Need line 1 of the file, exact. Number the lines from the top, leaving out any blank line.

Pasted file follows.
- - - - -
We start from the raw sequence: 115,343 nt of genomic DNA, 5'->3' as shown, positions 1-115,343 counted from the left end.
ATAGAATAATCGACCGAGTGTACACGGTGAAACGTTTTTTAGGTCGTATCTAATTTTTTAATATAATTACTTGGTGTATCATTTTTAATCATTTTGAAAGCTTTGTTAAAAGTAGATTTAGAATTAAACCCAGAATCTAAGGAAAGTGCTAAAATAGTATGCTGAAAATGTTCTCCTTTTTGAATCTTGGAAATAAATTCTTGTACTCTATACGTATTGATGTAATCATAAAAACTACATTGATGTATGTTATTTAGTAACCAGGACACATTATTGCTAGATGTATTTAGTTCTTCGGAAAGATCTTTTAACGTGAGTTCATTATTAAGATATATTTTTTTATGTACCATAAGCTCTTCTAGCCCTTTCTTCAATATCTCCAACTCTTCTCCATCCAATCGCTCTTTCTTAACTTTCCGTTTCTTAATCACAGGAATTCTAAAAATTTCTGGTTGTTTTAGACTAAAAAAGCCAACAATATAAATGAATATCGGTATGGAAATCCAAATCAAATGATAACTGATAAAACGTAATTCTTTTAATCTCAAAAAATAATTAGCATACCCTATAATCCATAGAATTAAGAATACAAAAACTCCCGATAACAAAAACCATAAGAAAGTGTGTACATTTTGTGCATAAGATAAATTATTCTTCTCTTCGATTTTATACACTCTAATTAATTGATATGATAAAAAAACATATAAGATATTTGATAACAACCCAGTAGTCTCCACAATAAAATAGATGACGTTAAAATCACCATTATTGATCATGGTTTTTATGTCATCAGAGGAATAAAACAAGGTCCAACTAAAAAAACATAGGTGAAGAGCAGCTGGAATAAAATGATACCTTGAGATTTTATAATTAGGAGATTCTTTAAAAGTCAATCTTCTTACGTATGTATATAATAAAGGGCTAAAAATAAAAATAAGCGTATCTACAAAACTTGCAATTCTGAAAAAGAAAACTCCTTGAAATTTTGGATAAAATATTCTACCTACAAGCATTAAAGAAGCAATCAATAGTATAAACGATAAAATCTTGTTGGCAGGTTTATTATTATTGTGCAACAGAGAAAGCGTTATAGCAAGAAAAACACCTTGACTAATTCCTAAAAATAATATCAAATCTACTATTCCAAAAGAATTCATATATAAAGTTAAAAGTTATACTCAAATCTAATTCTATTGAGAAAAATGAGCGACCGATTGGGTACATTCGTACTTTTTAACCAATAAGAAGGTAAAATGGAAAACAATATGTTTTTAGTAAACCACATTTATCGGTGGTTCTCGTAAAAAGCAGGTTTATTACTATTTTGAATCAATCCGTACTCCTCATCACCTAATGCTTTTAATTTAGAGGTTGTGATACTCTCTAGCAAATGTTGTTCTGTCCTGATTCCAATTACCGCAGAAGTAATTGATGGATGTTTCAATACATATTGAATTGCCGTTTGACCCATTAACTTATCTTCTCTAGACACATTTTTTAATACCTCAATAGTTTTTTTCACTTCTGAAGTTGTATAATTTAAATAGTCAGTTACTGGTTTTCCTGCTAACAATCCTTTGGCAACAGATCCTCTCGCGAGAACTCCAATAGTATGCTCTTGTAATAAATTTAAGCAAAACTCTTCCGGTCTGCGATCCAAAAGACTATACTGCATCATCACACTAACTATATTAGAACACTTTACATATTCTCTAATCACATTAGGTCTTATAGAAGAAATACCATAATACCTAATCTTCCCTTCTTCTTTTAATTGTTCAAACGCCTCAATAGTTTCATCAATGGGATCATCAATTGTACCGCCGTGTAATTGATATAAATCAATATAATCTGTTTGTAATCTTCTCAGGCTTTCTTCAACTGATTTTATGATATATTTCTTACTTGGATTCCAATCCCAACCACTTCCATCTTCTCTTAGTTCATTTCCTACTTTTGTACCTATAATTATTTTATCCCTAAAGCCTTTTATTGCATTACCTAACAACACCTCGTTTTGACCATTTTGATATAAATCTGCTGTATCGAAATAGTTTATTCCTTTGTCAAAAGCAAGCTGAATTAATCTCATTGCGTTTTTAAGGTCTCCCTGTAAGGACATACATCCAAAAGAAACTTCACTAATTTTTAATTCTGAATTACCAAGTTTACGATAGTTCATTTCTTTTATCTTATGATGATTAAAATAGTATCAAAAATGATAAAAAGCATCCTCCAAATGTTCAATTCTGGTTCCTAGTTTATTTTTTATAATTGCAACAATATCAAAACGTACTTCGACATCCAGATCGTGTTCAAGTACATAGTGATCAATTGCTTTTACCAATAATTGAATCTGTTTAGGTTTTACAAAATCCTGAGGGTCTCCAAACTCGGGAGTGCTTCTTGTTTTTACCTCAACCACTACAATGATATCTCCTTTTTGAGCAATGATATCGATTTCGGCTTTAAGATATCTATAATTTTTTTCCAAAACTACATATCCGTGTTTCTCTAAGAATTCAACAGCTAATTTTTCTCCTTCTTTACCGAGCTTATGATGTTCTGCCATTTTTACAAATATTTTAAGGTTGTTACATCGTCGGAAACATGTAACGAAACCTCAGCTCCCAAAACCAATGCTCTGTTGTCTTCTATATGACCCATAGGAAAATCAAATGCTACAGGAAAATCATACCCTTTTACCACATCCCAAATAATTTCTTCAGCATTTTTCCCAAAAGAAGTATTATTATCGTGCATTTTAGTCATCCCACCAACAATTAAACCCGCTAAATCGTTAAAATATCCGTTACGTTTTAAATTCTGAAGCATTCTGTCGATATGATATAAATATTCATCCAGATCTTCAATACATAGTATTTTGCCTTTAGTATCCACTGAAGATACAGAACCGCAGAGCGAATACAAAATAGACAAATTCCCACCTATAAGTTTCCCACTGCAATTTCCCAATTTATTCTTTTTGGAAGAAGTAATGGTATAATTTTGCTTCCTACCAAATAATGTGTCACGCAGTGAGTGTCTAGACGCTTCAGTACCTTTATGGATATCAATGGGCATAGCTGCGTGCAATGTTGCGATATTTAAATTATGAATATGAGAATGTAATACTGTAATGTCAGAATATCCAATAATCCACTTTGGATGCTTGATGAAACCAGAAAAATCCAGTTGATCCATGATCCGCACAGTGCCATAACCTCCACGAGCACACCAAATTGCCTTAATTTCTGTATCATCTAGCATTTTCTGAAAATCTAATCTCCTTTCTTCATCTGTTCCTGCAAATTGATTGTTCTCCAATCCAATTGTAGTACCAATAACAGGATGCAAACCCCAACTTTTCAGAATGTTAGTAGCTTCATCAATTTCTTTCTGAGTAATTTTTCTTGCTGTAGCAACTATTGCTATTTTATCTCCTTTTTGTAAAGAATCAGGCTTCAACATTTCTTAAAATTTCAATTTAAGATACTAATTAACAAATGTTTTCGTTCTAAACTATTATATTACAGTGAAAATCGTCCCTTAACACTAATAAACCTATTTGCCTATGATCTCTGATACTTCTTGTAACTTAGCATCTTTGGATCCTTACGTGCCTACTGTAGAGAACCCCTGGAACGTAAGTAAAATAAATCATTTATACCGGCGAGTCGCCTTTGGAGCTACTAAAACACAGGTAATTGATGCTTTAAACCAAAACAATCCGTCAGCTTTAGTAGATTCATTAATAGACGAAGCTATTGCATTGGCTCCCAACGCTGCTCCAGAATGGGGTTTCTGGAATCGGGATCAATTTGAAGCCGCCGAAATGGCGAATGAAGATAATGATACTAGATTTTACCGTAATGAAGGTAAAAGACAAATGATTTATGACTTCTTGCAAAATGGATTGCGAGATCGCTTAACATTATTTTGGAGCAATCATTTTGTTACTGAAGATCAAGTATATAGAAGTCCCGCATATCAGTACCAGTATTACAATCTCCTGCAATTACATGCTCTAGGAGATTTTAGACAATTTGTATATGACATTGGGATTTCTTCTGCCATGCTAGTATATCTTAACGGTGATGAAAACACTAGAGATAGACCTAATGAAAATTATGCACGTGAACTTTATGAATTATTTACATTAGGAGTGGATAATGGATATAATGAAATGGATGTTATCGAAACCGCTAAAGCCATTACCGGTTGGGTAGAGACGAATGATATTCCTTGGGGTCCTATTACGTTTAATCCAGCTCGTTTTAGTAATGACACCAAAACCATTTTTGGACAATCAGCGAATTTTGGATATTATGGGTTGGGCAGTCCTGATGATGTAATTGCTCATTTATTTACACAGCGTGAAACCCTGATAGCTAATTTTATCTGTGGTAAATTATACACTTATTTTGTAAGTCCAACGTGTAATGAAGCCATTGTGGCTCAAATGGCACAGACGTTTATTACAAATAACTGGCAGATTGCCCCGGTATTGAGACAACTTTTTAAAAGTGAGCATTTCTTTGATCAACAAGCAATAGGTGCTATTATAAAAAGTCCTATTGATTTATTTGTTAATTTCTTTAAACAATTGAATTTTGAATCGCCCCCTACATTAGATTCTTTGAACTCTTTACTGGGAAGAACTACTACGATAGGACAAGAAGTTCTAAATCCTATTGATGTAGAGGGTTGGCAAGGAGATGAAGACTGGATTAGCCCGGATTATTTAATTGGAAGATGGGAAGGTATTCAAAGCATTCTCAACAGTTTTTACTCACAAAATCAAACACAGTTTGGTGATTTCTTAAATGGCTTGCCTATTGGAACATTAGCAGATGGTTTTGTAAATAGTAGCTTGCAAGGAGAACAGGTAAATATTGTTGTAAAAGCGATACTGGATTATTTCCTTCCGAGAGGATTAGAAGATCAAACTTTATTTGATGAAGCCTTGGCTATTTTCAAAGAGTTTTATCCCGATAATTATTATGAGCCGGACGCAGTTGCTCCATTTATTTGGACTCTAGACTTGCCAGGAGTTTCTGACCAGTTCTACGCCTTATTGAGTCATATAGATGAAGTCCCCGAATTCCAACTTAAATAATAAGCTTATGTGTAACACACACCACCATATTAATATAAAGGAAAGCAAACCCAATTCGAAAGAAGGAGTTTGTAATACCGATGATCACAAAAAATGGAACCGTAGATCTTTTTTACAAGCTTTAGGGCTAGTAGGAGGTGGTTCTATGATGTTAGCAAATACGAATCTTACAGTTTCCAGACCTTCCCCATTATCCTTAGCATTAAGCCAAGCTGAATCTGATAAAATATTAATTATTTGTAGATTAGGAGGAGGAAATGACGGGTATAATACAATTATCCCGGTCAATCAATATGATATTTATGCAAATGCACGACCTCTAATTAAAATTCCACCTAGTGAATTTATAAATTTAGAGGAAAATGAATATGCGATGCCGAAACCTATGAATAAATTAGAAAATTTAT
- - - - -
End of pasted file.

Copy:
We start from the raw sequence: 115,343 nt of genomic DNA, 5'->3' as shown, positions 1-115,343 counted from the left end.